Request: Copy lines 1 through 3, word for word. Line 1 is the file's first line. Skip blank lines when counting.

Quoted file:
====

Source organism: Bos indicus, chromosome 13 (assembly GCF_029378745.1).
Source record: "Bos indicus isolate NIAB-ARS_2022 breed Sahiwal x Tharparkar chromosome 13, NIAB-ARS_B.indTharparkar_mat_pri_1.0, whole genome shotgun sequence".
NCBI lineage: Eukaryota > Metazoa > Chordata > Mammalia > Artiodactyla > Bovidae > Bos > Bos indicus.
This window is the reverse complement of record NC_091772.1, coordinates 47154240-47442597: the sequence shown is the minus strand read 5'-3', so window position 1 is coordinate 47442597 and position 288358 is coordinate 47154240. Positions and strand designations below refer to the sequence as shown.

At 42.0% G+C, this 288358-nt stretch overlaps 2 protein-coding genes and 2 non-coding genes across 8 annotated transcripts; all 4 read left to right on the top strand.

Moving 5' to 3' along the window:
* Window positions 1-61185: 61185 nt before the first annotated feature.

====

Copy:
Source organism: Bos indicus, chromosome 13 (assembly GCF_029378745.1).
Source record: "Bos indicus isolate NIAB-ARS_2022 breed Sahiwal x Tharparkar chromosome 13, NIAB-ARS_B.indTharparkar_mat_pri_1.0, whole genome shotgun sequence".
NCBI lineage: Eukaryota > Metazoa > Chordata > Mammalia > Artiodactyla > Bovidae > Bos > Bos indicus.